Saturday, August 20, 2011

What Works For Me

...and may not work for thee, but hey, I can't make it down to the South Texas mini-Con and there's a good chance I won't be posting much next week as I slay a few Real Life hydra that have been creeping up on me for a few weeks now. So, three "best practices" and how they work, etc.

1) Play Every Week.

We play (almost) every week. Every Thursday is game day, and my group game plays. Yes, I make that commitment to the game up-front, and I ask it of my players as well. We'll move stuff around on rare occasions when necessary, and cancel for holidays, but otherwise, we play every week.

This keeps the game fresh in everyone's minds. There's less fumbling around for what we were doing last time, and what everyone's goals are. There are also fewer cancellations or arguments about scheduling; everyone knows that Thursday is not open. We play, we play regularly, and we play for years.

Sometimes I can't play with great folks because they can't make that kind of commitment. That sucks, but I think it's worth it. Besides, I have a huge pool of players to pick from because...

2) I play online, via text-chat.

The entire world is my hobby shop. I've had players from as far away as Japan in my game. And no matter if I'm at home in Texas or visiting family in New Jersey, if I can find access to the intrawebs, we can play.

More than that, however, is the depth of play you get in text chat. Verisimilitude is heightened not only by the engrained habits of life-long readers, but also by access to everything that was said and done in character from the log files of previous games. Players also find it a lot easier to speak and act in-character via text. It's not at all rare for players to banter back-and-forth in-character in my text-chat games. Players interact with the world and the characters far more than they do at the table. It's just easier to suspend disbelief.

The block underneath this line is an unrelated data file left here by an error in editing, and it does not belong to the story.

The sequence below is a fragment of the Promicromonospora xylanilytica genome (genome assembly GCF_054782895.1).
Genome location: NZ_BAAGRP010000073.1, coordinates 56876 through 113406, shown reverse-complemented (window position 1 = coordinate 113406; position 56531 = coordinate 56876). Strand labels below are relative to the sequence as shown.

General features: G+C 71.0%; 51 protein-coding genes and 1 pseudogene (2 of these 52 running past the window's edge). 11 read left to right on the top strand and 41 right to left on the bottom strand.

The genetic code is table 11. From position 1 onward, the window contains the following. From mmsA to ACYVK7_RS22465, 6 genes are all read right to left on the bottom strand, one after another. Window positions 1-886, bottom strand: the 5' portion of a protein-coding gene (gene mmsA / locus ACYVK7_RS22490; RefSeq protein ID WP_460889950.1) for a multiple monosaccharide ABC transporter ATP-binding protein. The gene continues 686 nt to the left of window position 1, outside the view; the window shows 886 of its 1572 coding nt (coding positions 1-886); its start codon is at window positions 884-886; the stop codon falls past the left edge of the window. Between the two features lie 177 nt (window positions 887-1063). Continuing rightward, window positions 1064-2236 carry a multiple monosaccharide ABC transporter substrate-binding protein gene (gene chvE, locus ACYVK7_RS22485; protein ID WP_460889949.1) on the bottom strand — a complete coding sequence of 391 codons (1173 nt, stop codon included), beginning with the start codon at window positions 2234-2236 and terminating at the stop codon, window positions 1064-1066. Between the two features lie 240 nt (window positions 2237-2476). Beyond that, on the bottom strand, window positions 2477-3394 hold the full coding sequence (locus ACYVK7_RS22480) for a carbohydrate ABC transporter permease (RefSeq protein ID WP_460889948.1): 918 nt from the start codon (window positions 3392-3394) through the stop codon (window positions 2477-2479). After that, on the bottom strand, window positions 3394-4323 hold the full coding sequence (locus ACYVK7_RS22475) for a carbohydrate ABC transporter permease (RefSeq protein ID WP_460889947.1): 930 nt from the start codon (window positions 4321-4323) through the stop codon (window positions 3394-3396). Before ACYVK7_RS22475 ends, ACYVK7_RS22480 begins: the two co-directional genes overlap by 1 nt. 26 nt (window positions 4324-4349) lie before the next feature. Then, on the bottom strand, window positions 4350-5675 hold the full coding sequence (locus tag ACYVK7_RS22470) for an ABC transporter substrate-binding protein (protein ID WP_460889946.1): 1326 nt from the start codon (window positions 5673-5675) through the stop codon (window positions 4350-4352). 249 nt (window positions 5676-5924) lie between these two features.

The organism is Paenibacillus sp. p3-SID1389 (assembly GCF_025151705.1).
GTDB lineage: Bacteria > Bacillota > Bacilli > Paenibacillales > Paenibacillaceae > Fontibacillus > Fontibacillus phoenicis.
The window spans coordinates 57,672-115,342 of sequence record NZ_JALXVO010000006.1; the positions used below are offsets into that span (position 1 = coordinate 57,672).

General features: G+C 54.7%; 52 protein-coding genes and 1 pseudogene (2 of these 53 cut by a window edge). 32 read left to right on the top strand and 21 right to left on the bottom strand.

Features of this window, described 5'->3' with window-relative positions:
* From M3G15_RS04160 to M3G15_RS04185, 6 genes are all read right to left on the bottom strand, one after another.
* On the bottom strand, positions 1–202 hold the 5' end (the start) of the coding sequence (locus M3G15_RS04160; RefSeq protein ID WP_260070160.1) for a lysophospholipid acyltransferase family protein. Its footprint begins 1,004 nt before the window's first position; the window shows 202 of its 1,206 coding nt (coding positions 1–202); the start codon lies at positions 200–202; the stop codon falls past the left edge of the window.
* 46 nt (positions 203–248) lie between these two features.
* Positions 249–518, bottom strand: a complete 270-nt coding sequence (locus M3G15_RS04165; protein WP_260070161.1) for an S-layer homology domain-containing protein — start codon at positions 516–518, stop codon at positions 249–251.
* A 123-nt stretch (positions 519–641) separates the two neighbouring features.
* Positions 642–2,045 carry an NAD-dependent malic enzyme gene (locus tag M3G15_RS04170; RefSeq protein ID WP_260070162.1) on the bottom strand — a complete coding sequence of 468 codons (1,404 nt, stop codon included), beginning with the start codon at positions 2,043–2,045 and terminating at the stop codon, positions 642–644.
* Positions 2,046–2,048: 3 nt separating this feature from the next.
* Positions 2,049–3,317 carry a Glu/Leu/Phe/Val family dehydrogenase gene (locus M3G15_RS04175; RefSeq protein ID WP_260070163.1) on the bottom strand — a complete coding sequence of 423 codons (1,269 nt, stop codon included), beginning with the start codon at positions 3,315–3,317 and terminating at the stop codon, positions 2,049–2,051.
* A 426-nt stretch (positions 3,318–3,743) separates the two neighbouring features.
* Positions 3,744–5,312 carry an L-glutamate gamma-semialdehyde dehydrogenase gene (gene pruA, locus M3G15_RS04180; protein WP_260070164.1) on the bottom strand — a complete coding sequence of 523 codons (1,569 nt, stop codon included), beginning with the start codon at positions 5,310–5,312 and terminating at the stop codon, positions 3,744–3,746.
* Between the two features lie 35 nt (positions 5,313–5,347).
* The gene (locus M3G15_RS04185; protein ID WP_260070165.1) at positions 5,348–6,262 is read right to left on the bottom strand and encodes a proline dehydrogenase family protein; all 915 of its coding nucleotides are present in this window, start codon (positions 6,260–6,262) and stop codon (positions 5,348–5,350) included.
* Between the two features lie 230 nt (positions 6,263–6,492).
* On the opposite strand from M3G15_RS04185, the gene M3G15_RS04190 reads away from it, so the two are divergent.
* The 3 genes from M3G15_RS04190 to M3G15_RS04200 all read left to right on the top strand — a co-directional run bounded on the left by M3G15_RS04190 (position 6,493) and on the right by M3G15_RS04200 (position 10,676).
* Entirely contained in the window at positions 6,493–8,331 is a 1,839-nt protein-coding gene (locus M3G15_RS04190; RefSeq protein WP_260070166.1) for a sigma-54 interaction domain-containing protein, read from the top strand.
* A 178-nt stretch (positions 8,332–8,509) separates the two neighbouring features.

Understand that you also lose a lot playing this way. You lose body language and non-verbal ques and the way suddenly rolling the dice behind your DM screen focuses everyone's attention. The game is also slower, which is why it's vital that we play every week.

But it's absolutely worth it, because it really allows me to leverage my writing skills. Descriptive passages, characterization, mood and atmosphere are all much easier for me to conjure via text than I could at the table.

3) I play with topics that interest me.

In junior high and starting in high school, I was obsessed with the Arthurian legends and kept trying to invest my D&D games with that feel. I failed miserably.

But I never lacked for players or for ideas.

If you do it right, you'll be playing your new campaign for a long time, so it best be what you want to play, not what you think (for whatever reason) you ought to play. Enthusiasm is infectious, it builds quickly under reinforcement, and can weather criticism (especially of the constructive sort). "Ought-to" and "should" will just make the thankless task of GMing an unmitigated burden.

These days, I'm most interested in pre-Roman ancient civilizations. Apparently, including terror birds was one of the aspects that attracted Oddysey to my game. Be honest about your passions, and you'll be far more likely to find folks who share them.


Aos said...

Weekly play is unbelievably important. You would think playing online would make this a non issue, but it is surprising how some people who really, really want to play are unwilling or unable to make the commitment to be in front of the computer at a specific time. I play via voice chat, but I've thought about using text chat for the very reasons you mention. Furthermore, Terror Birds are cool.

trollsmyth said...

Yep. I've seen lots of people actually take the commitment less seriously because it's online. As far as I'm concerned, I'm more than meeting my players halfway by finding a medium that works for us to play through and forgoing the usual DM tribute of pizza. ;)

And honestly, if folks can't be bothered to show up on a weekly basis, they don't really want to play.